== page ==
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Title: c-Fos expression induced by electroacupuncture at the Zusanli point in rats submitted to repeated immobilization
Authors: Medeiros, M.a.
Canteras, N.s.
Suchecki, Deborah [UNIFESP]
Mello, Luiz Eugenio Araujo de Moraes [UNIFESP]
Universidade Federal Rural do Rio de Janeiro Departamento de Ciências Fisiológicas
Universidade de São Paulo (USP)
Universidade Federal de São Paulo (UNIFESP)
Keywords: Acupuncture
Zusanli point
Immediate early genes
Issue Date: 1-Dec-2003
Publisher: Associação Brasileira de Divulgação Científica
Citation: Brazilian Journal of Medical and Biological Research. Associação Brasileira de Divulgação Científica, v. 36, n. 12, p. 1673-1684, 2003.
Abstract: In laboratory animals, acupuncture needs to be performed on either anesthetized or, if unanesthetized, restrained subjects. Both procedures up-regulate c-Fos expression in several areas of the central nervous system, representing therefore a major pitfall for the assessment of c-Fos expression induced by electroacupuncture. Thus, in order to reduce the effect of acute restraint we used a protocol of repeated restraint for the assessment of the brain areas activated by electroacupuncture in adult male Wistar rats weighing 180-230 g. Repeated immobilization protocols (6 days, 1 h/day and 13 days, 2 h/day) were used to reduce the effect of acute immobilization stress on the c-Fos expression induced by electroacupuncture at the Zusanli point (EA36S). Animals submitted to immobilization alone or to electroacupuncture (100 Hz, 2-4 V, faradic wave) in a non-point region were compared to animals submitted to electroacupuncture at EA36S (4 animals/subgroup). c-Fos expression was measured in 41 brain areas by simple counting of cells and the results are reported as number of c-Fos-immunoreactive cells/10,000 µm². The protocols of repeated immobilization significantly reduced the immobilization-induced c-Fos expression in most of the brain areas analyzed (P < 0.05). Animals of the EA36S groups had significantly higher levels of c-Fos expression in the dorsal raphe nucleus, locus coeruleus, posterior hypothalamus and central medial nucleus of the thalamus. Furthermore, the repeated immobilization protocols intensified the differences between the effects of 36S and non-point stimulation in the dorsal raphe nucleus (P < 0.05). These data suggest that high levels of stress can interact with and mask the evaluation of specific effects of acupuncture in unanesthetized animals.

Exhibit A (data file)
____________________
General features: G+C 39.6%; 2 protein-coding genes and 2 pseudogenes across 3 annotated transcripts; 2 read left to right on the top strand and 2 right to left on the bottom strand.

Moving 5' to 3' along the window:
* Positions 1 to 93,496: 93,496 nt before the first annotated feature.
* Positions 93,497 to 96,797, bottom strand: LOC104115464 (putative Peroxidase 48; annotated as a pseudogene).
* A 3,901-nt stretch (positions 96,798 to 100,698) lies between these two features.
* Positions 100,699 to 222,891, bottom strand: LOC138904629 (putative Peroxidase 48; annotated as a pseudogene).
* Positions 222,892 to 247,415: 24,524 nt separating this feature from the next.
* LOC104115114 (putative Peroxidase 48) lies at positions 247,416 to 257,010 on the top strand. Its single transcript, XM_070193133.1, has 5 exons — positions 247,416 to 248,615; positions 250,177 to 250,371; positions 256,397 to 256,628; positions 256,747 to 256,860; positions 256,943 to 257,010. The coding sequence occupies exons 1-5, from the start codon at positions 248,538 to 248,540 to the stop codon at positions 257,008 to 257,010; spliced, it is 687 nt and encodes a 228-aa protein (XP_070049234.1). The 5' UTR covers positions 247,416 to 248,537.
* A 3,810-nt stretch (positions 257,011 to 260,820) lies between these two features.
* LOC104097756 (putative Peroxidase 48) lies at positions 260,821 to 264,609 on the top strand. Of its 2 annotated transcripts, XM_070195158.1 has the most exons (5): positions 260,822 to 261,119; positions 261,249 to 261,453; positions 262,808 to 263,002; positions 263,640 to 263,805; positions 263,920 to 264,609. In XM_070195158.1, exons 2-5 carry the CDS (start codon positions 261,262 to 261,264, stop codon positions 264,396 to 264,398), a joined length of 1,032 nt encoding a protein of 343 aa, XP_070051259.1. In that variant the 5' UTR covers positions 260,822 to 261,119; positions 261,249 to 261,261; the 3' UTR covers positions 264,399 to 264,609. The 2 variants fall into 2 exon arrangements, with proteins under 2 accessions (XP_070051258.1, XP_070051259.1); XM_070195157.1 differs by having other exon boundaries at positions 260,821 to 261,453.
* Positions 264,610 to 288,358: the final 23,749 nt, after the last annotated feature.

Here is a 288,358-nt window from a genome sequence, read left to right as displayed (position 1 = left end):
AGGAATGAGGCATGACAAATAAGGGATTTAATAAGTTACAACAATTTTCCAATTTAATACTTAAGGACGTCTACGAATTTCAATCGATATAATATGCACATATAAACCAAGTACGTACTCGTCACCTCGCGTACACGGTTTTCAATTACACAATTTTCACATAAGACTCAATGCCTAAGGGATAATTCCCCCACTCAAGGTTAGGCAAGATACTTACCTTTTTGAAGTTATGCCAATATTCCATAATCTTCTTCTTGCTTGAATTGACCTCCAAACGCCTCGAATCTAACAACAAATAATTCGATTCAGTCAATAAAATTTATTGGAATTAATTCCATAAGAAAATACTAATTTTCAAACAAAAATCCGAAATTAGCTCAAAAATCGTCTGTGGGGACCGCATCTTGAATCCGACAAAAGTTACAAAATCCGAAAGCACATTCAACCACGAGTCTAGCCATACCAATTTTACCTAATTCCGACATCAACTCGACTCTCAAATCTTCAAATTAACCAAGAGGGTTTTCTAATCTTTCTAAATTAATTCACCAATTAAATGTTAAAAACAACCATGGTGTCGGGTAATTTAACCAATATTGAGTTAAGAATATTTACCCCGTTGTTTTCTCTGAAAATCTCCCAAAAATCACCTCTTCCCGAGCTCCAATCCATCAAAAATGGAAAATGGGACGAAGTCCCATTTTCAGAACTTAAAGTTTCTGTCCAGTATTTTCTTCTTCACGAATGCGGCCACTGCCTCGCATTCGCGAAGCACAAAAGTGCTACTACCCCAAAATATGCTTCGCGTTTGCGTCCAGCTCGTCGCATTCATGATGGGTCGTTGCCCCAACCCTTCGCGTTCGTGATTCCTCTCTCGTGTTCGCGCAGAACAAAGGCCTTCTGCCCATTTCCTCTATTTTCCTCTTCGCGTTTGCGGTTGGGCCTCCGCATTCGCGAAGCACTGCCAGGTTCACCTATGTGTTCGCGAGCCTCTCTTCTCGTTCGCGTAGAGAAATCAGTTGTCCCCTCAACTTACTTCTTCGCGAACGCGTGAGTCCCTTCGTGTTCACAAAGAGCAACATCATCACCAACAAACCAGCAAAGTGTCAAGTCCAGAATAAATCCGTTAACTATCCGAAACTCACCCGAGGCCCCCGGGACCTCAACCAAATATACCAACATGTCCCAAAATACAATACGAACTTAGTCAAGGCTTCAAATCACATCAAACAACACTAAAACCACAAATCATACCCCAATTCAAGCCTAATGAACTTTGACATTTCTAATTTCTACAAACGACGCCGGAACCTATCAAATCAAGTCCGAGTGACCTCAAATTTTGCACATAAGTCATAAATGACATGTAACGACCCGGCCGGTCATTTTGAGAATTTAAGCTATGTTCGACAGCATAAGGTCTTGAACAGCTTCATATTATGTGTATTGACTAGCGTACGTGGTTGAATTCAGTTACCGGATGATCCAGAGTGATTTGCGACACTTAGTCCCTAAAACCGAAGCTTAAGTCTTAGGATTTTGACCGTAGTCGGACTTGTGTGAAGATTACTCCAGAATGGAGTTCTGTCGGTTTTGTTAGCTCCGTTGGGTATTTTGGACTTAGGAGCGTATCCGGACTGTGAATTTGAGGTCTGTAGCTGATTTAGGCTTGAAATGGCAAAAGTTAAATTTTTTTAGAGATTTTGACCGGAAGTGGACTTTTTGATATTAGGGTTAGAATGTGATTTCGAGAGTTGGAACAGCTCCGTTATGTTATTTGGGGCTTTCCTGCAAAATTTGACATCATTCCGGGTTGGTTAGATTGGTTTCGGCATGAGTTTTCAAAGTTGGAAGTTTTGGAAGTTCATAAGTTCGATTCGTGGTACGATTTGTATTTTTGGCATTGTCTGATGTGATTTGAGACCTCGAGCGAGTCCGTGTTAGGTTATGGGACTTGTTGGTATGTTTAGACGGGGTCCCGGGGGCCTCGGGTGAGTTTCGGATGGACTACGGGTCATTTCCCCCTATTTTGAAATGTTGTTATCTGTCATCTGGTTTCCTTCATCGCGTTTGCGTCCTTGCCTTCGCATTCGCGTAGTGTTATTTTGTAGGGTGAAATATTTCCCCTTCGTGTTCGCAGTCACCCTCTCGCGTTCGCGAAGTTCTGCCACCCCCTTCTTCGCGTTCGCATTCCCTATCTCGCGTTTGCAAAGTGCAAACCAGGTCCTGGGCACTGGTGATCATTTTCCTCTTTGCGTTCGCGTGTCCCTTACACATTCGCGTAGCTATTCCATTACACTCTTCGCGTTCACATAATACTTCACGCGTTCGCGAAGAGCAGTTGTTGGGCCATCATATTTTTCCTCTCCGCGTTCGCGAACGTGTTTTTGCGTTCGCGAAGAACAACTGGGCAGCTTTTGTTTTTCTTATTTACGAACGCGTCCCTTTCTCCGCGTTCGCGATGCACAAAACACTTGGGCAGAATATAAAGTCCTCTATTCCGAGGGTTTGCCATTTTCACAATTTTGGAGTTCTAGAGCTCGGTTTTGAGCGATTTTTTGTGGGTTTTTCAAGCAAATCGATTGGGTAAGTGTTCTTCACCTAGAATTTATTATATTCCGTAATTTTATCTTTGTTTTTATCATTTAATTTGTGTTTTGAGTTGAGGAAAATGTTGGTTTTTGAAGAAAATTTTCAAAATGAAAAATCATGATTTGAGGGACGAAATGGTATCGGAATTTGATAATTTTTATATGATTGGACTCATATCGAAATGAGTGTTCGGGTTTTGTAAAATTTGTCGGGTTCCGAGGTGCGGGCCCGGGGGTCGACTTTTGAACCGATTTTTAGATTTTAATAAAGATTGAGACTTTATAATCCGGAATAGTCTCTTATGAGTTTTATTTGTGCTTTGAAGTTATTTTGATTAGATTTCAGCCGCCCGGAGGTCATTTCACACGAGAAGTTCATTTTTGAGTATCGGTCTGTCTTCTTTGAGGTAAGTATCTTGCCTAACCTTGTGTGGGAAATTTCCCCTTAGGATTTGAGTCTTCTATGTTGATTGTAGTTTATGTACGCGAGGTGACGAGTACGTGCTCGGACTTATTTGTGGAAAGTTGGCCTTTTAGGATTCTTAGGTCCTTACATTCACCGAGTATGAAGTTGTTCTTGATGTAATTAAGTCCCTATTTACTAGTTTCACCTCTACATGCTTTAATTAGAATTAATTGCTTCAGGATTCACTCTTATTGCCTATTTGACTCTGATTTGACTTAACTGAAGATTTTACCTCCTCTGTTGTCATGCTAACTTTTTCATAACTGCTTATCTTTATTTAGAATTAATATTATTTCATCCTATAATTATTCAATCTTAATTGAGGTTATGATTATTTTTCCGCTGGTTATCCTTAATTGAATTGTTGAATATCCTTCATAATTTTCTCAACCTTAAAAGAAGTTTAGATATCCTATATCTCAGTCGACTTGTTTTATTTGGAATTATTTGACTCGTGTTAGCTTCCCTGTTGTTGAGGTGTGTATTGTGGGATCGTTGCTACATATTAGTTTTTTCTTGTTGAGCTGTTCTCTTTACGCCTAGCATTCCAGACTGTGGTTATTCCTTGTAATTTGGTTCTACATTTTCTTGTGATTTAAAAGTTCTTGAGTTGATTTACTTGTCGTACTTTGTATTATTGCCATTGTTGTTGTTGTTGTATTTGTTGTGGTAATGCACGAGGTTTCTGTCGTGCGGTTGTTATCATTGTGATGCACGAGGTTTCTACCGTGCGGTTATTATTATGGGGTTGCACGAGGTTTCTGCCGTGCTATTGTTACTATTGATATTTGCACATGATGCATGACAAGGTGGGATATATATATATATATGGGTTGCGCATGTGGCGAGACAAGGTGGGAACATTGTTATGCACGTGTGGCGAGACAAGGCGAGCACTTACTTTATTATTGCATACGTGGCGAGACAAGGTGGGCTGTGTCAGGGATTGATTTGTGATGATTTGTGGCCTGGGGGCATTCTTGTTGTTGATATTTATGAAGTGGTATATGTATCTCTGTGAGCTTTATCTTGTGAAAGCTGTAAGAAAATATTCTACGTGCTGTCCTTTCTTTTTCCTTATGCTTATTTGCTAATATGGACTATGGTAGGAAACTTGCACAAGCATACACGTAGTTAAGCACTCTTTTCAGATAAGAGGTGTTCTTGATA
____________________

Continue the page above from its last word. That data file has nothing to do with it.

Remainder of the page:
ISSN: 0100-879X
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